The Mechanical Problemthree Different Solutions

The seven transmembrane helices (TM1-7) represent the conserved hydrophobic core of G protein-coupled receptors (GPCRs). This is a versatile scaffold, which allows for the many modes of ligand-dependent activation. There are many variations on the theme [5] , because the ligand may be prebound (as in rhodopsin), may bind primarily to an extracellular domain (e.g., the fly trap domain of metabotropic glutamate receptors), to the extracellular face of the hydrophobic core (as in peptide receptors), or within the hydrophobic core (as in receptors for biogenic amines, e.g., adrenergic receptors). Regardless of the details, the fundamental problem is to relay the agonist-i nduced confor-mational change via the helical arrangement to the intracellular side, which— from the viewpoint of the G protein—is the business side of the receptor.

GDP is deeply buried within the G protein a subunit. Heterotrimeric G protein a subunits are larger in size than the small monomeric RAS -like G proteins because they have an "extra" helical domain. In addition, the G protein Py dimer covers a large surface of the G protein a subunit and physically blocks the exit of GDP. This also explains why Py dimers increase the affinity for GDP of those G protein a subunits that have measurable spontaneous GPD release rates [6, 7]. Finally, as can be seen from Fig. 4.1a, GPCRs cannot contact the GDP binding pocket directly: the nucleotide binding pocket embedded in the GTPase domain is about 30 A away from the interface between receptor and G protein. This distance precludes a direct contact site between intracellular loops of the receptor and GDP binding pocket. This is also true for squid rhodopsin [8], which is shown in Fig. 4.1a. This most recent addition to the available structures of GPCRs (mammalian rhodopsin in several conformations and the human p2-adrenergic receptor) is remarkable for several reasons, not the least of which is the extended protrusion of transmembrane helices 2 and 3 (TM2 and TM3) into the cytoplasm. But it is evident from Fig. 4.1a that—-n spite of this long intracellular loop—there is not any conceivable way how to arrange the G protein heterotrimer and the receptor to allow for a direct contact between receptor and GDP binding pocket. Several GPCRs have long C-termini; in an extended conformation, these may readily reach into the vicinity of the GDP binding pocket. However, it can be convincingly argued that the long C-termini are irrelevant to the basic mechanism of G protein activation because GPCRs with short C-termini also efficiently activate G proteins. In addition, in those instances, where this issue has been examined, truncation of a long terminus does not affect G protein activation (see, e.g., Reference 9) provided that it does not affect the structure of helix 8 (the proximal portion of the C-terminus adjacent to the seventh transmembrane helix (TM7) [10] .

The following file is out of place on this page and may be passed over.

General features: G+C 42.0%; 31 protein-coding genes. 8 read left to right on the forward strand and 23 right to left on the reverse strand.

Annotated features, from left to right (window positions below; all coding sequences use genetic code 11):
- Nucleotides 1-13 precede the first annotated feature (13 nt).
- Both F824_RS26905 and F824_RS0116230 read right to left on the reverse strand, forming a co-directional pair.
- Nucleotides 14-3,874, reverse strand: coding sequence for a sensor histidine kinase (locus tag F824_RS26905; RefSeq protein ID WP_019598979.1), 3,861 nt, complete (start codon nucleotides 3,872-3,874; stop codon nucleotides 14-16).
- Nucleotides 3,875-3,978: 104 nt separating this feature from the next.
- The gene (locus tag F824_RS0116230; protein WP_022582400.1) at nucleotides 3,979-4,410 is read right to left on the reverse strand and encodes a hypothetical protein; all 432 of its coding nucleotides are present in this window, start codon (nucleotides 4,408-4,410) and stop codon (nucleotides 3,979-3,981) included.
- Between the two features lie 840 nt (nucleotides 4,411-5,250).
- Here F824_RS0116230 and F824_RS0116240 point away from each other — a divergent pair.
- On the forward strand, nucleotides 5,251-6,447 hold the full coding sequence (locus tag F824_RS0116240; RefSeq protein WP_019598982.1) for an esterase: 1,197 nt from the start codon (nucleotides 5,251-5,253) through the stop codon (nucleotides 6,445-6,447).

Therefore, it is generally accepted that receptors act "at a distance" : they must somehow relay the conformational signals arising within the hydropho-bic core via their G protein interaction surface to the guanine nucleotide binding pocket to trigger GDP release. Three solutions have been proposed:

Figure 4.1 Mechanism of G protein activation. (a) Interface of a G protein-coupled receptor, such as squid rhodopsin (shown as grey Ribbon model, Protein Data Bank (PDB) ID 2ZIY; Reference 8) and a G protein heterotrimer, such as transducin (PDB ID 1GOT; Reference 13). The transducin heterotrimer is composed of the nucleotide-binding Gt a-subunit (shown as green, transparent space fill/ribbon model) and the Gt P (blue) and y (red) subunits. Despite the long C-terminal cytoplasmic domain of squid rhodopsin, the nucleotide GDP (shown as sticks representation) is still too far away to be in direct contact with the receptor. This raises the question of how receptors can activate G proteins to release GDP. Three models have been proposed, which provide different solutions to the mechanical problem (b-d): (b) The "lever-arm" model: (1) the receptor uses N-terminal Na helix of Ga (red) as a lever to pull GPy away from Ga (indicated by arrows). (2) This motion invokes movements in parts of the helical region of Ga (aA and aB, red) and the switch regions 1 and 2 (red) that causes the release of GDP. The right panels show the zoomed region near GDP. (c) "Gear-shift" model: (1) the receptor pushes Na toward the GPy subunits. (2) This motions brings GP Asp186 (shown as stick representation; motion represented by the arrow in the blowup) in close proximity to GDP, which (3) pushes the coiled-coil helices NP and Ny (red) toward the helical domain of Ga to invoke GDP release. (d) "C-terminal latch" model: the interaction of the receptor with the C-terminus of Ga causes a rigid movement of the adjacent (C-terminal) helix a5 (Ca; red, indicated by an arrow), which is translated to the TCAT motif (stick representation) and triggers the release of GDP.

two of these models (termed "lever-arm" and "gear-shift" models) assume that GDP release is contingent on an active involvement of GPy Both models postulate a conceptual analogy between GPy and GEFs of small G proteins and ribosomal elongation effectors (EF-Tu): GEFs engage a large surface of the small G protein (or of EF-Tu) and are in close vicinity to residues stabilizing GDP binding; the same is true for GPy In the third model referred to as "C-terminal latch" model, GPy provides a receptor docking site, but is not actively involved in the release process per se.

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